My 8-year-old niece has just been diagnosed with juvenile arthritis, which is a condition that I don’t know much about. Is the disease related to genetics? If so, what signs should I look for in my own children? I would also like to know more about what my niece is experiencing and how the disease will be treated.
Juvenile arthritis is an umbrella term that describes many autoimmune and inflammatory conditions that can develop in children ages 16 and younger. Juvenile arthritis affects 300,000 children in the United States but no exact cause is known. Researchers believe juvenile arthritis may be related to genetics, certain infections, and environmental triggers.
Juvenile idiopathic arthritis is one of the most common forms of juvenile arthritis. Symptoms of juvenile idiopathic arthritis include the swelling of one or more joints for six weeks or longer, muscle and soft tissue tightening, bone erosion, joint misalignment, and changes in a child’s growth.
There are several types of juvenile idiopathic arthritis; the most common is called oligoarthritis. Forty percent of children with juvenile idiopathic arthritis have oligoarthritis, which involves inflammation of four or fewer joints. The inflammation causes pain in about 75 percent of patients, but mostly inhibits range of motion. Oligoarthritis is more common in Caucasian children and girls, and is associated with causing uveitis, or eye inflammation. It typically develops at around age 6 with an inflamed leg joint, usually in the knee or the ankle.
Polyarthritis affects about 25 percent of the children diagnosed with juvenile idiopathic arthritis and involves inflammation of five or more joints within the first six months. Like oligoarthritis, polyarthritis is more common in girls, but it can occur at any age and can affect small and large joints, including the neck and jaw, making it difficult for a child to chew.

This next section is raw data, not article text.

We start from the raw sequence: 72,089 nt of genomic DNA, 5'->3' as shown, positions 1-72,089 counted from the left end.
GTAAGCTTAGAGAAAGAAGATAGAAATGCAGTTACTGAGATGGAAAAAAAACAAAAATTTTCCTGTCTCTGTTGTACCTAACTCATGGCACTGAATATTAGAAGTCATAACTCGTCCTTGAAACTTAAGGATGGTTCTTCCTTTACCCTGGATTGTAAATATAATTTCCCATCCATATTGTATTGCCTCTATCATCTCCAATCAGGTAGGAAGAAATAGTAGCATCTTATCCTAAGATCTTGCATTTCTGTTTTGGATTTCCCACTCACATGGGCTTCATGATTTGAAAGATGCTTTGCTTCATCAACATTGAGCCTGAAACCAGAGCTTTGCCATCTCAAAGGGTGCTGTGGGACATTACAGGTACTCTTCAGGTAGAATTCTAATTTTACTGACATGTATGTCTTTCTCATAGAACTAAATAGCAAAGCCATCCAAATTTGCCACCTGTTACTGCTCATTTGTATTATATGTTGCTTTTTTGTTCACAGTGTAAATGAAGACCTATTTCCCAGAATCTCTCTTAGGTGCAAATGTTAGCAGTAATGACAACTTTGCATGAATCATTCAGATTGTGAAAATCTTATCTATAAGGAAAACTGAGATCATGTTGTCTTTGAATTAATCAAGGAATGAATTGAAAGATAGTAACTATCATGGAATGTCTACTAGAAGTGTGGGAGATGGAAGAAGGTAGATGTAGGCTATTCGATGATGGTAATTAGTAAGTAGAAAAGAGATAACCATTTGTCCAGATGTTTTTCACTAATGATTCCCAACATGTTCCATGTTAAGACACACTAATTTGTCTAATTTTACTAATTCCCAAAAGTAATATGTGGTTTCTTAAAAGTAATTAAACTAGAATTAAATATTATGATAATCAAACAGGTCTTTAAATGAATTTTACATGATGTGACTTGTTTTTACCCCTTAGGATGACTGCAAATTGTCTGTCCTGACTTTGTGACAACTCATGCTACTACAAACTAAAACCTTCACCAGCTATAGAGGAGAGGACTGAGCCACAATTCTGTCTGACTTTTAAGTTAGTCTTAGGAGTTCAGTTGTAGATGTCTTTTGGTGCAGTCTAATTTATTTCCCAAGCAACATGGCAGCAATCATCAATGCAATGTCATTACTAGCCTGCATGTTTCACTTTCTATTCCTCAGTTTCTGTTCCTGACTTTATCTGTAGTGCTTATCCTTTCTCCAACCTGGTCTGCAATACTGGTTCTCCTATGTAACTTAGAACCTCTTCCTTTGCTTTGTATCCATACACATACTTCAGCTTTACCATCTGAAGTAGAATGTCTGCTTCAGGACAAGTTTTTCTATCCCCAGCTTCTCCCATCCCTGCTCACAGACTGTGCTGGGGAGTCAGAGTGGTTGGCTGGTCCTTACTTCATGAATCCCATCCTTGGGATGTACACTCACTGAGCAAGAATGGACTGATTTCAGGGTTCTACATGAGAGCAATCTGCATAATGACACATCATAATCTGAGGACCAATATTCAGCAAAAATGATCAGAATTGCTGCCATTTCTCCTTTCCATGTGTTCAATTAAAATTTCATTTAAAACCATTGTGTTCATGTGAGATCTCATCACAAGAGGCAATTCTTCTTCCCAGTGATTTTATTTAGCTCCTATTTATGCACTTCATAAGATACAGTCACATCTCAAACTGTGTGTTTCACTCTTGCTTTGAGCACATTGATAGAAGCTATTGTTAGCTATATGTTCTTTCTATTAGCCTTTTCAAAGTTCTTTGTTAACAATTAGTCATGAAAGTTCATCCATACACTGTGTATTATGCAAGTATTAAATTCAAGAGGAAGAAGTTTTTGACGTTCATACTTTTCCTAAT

Systemic arthritis affects the entire body, beyond the joints, and impacts about 10 percent of children with juvenile idiopathic arthritis. Symptoms, such as stubborn fever, mild rash, and inflammation of the spleen, usually occur in elementary school age children.
Finally, enthesitis-related arthritis typically affects boys more often than girls and involves the inflammation of the enthesis, sites where the tendon attaches to the bone. The most common affected areas are the knees, heels, and bottom of the feet. As a result, children with enthesitis often report heel, foot or knee pain, with or without swelling.
Other, less common, non-juvenile idiopathic arthritis types of juvenile arthritis include juvenile lupus and juvenile psoriatic arthritis.
Identification of the particular type of arthritis to be treated determines whether a nonsteroidal anti-inflammatory drug, which relieves pain, or a disease-modifying anti-rheumatic drug, which prevents joint damage, or a different approach, is most appropriate.
Exercise often loosens stiff joints, strengthens muscles, and improves range of motion. In general, moderate exercise such as swimming, family walks, and bike rides can help keep the symptoms of juvenile arthritis in check. Physical therapy can restore motion and increase flexibility in joints, while occupational therapy can keep children active in school and extra-curricular activities. Diet and nutrition is especially important, as children with arthritis need to maintain a healthy weight — every extra pound places additional pressure on knees, hips, and ankles.
While there is currently no cure for juvenile arthritis, there are many available treatment options and lifestyle choices that can provide relief from pain and inflammation, and keep a child where he or she most needs to be: in school.
Dr. Pramod Narula is chairman of the Department of Pediatrics, NewYork-Presbyterian Brooklyn Methodist Hospital.
©2017 Community News Group